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Making Her Bed, Memoir from Mai-Lon Gittelsohn
Our “guests” from China never made their beds. When May Fa (Beautiful
Flower) appeared at our door one afternoon, daddy offered her tea and then took her to
my room. He showed her where to put her clothes, told me to empty one of my drawers
and pushed my clothes aside to make space in the closet. That was how I knew I was to
have another roommate from China and that this one, like the two before her, would not
know how to make a bed—she wouldn’t know how to tuck the sheets in tightly at the
foot, to pull the blankets up, folding the top sheet over, set the pillow in place and cover it
all with the chenille spread.
Tossed together like peas and carrots in fried rice, May Fa and I smiled and
mimed because she spoke only Cantonese and I had forgotten all the Chinese I learned in
my two years of Chinese school.
May Fa was soon drafted to work at the family restaurant and I reverted to my
usual solitary life—American school until three, then home to an empty house where
silence would already be crouching like a dull beast, stupefying in its weight, the quiet
broken only by the ticking of the clock in the living room, the dripping of the faucet in
A click of the key in the front door at two in the morning, and everyone would be
home from work, ready to heat up the wok and relax over a late meal of noodles and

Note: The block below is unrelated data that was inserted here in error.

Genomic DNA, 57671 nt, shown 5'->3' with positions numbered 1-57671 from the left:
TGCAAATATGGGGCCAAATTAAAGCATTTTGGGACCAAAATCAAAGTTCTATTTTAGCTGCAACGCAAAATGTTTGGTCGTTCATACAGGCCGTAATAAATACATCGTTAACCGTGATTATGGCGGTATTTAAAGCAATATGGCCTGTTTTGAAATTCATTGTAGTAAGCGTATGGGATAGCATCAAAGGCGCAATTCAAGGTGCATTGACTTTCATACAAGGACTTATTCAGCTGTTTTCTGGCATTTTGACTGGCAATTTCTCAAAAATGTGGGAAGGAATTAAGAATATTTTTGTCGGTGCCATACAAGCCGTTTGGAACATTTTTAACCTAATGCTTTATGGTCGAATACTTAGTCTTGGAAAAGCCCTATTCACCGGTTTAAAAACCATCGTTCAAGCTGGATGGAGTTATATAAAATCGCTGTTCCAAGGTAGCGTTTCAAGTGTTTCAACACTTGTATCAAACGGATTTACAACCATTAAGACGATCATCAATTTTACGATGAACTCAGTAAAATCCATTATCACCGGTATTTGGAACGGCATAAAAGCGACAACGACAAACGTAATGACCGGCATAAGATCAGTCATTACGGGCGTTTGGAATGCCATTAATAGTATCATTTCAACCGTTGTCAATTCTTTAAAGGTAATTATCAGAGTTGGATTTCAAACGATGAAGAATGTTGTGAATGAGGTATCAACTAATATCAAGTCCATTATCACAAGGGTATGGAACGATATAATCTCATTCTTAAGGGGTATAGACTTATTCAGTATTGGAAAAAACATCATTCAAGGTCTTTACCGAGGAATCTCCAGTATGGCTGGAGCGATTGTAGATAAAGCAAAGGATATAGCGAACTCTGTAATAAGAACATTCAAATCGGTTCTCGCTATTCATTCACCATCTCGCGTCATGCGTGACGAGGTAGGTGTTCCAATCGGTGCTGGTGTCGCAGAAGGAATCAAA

chicken almond mandarin. At last, I could push away the pillow that covered my head,
tuck the blankets under my chin and fall into a sleep that felt safe, protected.
I would only stir and turn over when May Fa tiptoed into the room and fell
wearily into bed. In Hong Kong, May Fa had a mui jay, a servant girl who made her bed.
Labor in China was so plentiful that even those of modest means could afford a servant. I
imagine that the work in America was much harder than she expected, but the life seemed
to agree with her. Her waist grew quite thick, barely disguised by a wide cummerbund
that she wore over a Chinese tunic.
Six months after her arrival, May Fa disappeared from my room. I came home
from school and the drawer was empty, the closet vacated. She was gone, apparently
moved to San Francisco. Her name was never mentioned to me again, but six months
later she came to visit balancing a box of dim sum and a new baby in her arms.
Mai Lon Gittelsohn teaches memoir writing. A native Californian, she graduated from the University of California at Berkeley in 1956. She received her MFA in Creative Writing from Oregon’s Pacific University with a focus on poetry in June, 2012. Her chapbook, “Chop Suey and Apple Pie,” was published May, 2014.